My professional debut as an actor was an episode of the Granada TV series, Travelling Man, that I filmed in the summer holiday between my second and third years at drama school, and which was boradacst on 12th December 1984. The series starred Leigh Lawson, and I played a boy called Jamie who knew Leigh's missing son.
I had never been on a film set before, I was completely green and utterly in awe of the whole thing. And I was so utterly excited to be doing an episode of a TV show whilst still a student, and trying desperately to act cool. I thought that you had to act really small because it was television and so as a consequence I hardly moved. If it wasn't that I spoke you'd think I was a photo! I met Leigh Lawson again years later because I got to know his wife, Twiggy.
The episode was directed by Sebastian Graham-Jones and shot near Manchester. Here's the letter I got telling me about my schedule!
My friend from drama school, Forbes Masson, and I made up two characters called Victor and Barry for a college cabaret to entertain the final years drama students at the Royal Scottish academy of Music and Drama in 1982.
The act went down a storm and we began to do it outside college, mostly in small venues in Glasgow like Hallibees Cafe Cabaret just off Byres Road.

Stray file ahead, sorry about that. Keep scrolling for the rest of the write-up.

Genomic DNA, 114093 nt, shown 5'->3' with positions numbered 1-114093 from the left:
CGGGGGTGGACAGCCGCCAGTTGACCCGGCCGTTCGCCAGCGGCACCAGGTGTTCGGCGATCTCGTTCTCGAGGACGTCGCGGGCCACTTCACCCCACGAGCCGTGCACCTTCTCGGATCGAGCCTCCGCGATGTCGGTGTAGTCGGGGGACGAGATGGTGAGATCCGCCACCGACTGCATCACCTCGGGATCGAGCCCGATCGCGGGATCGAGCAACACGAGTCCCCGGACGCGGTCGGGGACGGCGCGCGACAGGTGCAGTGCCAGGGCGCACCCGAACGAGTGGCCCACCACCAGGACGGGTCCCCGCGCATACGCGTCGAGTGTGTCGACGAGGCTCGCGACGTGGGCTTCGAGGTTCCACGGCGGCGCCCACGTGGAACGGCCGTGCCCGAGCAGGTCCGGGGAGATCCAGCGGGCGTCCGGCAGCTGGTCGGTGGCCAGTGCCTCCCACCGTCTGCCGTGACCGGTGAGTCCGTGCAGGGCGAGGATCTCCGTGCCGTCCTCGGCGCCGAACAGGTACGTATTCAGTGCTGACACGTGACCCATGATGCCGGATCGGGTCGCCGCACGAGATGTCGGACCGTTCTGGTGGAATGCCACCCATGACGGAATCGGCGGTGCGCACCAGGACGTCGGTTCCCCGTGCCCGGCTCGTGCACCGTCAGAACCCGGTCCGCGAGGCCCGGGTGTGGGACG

Then in 1984 we took Victor and Barry to the Edinburgh International Fringe Festival. We played in a tiny venue called the Harry Younger Hall, which the RSAMD had taken over for official college shows and other plays and cabarets that students and former students were mounting. Forbes and I did that thing that I see kids doing now and really feel for them: we handed out flyers (in character) on the Royal Mile trying to trick tourists into coming to see us.
The big thing at the Fringe is to get a good review in the Scotsman newspaper. Our review wasn't particularly good, and so when we were invited to the Fringe Club to be part of a Best of the Fest night, we decided to get our revenge. We made up new words about the bad review to the song 'Lucky Star' and the chorus was 'We can thank you, Andrew Marr, that you're not as smart as you'd like to think you are'. Rather hilariously, Andrew Marr is now one of Britian's foremost political journalists in print and on TV. Here I am on the Royal Mile, Edinburgh in 2009, talking about it on Scottish TV, and the experience of being a performer at the festival in general